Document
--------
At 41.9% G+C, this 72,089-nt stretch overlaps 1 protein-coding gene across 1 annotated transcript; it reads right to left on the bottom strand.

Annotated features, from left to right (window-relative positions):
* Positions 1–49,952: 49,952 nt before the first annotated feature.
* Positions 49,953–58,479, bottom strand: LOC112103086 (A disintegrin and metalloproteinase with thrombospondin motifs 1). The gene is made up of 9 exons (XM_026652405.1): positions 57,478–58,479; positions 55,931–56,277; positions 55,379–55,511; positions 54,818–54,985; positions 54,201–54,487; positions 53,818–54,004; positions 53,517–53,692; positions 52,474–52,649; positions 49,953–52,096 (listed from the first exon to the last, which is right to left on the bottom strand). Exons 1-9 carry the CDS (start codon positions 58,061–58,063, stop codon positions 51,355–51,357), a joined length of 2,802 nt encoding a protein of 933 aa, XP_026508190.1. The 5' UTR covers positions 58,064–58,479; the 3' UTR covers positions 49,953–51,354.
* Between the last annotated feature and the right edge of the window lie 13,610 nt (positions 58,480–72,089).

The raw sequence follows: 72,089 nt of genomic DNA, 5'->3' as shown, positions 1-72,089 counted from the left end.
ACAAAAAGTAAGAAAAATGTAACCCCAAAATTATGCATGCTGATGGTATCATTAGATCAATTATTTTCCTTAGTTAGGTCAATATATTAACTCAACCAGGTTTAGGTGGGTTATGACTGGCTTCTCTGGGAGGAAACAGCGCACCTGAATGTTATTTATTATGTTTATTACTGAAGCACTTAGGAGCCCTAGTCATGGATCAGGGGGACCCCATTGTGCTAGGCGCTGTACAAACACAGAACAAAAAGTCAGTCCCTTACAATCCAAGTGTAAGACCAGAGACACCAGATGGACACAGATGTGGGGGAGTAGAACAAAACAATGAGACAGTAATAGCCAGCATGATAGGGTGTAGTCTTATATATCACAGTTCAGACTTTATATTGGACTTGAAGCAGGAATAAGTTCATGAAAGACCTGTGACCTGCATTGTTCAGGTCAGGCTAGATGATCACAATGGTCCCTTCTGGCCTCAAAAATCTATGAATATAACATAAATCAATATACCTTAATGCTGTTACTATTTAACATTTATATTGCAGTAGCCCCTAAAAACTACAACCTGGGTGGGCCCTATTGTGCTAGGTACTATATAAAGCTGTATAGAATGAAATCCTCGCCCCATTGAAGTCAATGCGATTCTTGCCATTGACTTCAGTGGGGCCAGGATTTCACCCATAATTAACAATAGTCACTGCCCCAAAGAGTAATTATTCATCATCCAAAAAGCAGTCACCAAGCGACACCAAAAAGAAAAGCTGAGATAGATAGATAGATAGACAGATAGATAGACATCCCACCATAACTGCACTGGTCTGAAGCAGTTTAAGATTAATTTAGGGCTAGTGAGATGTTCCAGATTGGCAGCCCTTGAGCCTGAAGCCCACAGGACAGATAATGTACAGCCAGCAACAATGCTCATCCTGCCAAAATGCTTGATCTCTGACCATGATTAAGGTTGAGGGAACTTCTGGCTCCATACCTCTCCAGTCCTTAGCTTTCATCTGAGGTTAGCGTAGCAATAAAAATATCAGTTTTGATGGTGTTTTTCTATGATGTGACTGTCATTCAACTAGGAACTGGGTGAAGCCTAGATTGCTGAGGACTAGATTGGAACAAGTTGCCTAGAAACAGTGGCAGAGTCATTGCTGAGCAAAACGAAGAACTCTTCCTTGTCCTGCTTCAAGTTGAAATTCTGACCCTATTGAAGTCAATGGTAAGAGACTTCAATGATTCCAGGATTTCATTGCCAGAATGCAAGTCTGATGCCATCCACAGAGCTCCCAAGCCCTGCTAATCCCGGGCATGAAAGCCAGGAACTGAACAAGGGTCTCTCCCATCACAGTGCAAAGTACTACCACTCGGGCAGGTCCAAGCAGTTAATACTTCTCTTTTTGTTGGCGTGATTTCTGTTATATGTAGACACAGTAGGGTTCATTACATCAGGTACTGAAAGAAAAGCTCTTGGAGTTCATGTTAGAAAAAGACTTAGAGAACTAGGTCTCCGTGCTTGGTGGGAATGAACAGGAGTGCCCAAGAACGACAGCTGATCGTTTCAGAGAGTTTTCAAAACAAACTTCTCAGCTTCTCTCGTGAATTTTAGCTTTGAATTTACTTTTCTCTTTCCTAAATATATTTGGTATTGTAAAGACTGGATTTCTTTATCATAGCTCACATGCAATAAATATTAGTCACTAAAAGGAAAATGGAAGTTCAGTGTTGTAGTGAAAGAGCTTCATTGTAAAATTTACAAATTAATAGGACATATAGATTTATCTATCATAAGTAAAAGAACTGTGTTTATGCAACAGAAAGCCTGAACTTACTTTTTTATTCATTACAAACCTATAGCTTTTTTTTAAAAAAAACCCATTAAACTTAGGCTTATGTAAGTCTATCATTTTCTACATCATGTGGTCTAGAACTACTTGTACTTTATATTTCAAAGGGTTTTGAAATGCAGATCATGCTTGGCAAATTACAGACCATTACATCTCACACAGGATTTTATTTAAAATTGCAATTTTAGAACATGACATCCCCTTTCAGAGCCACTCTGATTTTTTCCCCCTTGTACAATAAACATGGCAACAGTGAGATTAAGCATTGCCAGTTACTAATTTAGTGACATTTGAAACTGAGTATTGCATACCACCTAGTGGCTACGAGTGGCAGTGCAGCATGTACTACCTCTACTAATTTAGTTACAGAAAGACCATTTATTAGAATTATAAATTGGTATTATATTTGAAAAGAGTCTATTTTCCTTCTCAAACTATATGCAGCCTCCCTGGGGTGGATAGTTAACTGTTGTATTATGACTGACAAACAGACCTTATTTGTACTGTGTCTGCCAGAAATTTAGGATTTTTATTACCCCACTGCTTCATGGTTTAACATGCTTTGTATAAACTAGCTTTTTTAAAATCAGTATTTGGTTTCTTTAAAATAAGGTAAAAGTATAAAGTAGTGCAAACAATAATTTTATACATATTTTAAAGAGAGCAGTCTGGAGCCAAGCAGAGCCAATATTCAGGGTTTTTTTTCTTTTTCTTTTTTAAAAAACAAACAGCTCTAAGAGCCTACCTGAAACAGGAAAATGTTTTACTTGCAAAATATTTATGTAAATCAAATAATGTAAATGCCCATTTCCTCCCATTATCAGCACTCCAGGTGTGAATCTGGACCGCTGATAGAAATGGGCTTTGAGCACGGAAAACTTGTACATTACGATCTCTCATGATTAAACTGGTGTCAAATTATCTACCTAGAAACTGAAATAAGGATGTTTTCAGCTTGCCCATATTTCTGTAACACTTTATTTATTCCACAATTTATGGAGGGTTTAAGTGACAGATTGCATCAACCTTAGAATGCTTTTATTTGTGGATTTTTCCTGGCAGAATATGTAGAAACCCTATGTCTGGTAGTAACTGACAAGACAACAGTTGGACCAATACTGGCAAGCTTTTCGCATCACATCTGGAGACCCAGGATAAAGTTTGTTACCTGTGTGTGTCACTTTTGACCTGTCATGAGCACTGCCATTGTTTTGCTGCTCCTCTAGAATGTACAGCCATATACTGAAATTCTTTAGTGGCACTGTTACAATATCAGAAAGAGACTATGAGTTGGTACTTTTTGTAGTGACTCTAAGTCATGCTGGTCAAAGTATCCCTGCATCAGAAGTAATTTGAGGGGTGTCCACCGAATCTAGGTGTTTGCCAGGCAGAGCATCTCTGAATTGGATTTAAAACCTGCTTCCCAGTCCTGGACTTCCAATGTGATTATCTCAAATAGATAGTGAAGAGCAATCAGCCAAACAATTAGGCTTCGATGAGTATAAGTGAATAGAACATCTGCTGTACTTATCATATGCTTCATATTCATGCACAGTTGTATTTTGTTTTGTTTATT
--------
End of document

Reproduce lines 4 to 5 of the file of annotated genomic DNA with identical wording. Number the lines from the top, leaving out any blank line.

* Positions 49,953–58,479, bottom strand: LOC112103086 (A disintegrin and metalloproteinase with thrombospondin motifs 1). The gene is made up of 9 exons (XM_026652405.1): positions 57,478–58,479; positions 55,931–56,277; positions 55,379–55,511; positions 54,818–54,985; positions 54,201–54,487; positions 53,818–54,004; positions 53,517–53,692; positions 52,474–52,649; positions 49,953–52,096 (listed from the first exon to the last, which is right to left on the bottom strand). Exons 1-9 carry the CDS (start codon positions 58,061–58,063, stop codon positions 51,355–51,357), a joined length of 2,802 nt encoding a protein of 933 aa, XP_026508190.1. The 5' UTR covers positions 58,064–58,479; the 3' UTR covers positions 49,953–51,354.
* Between the last annotated feature and the right edge of the window lie 13,610 nt (positions 58,480–72,089).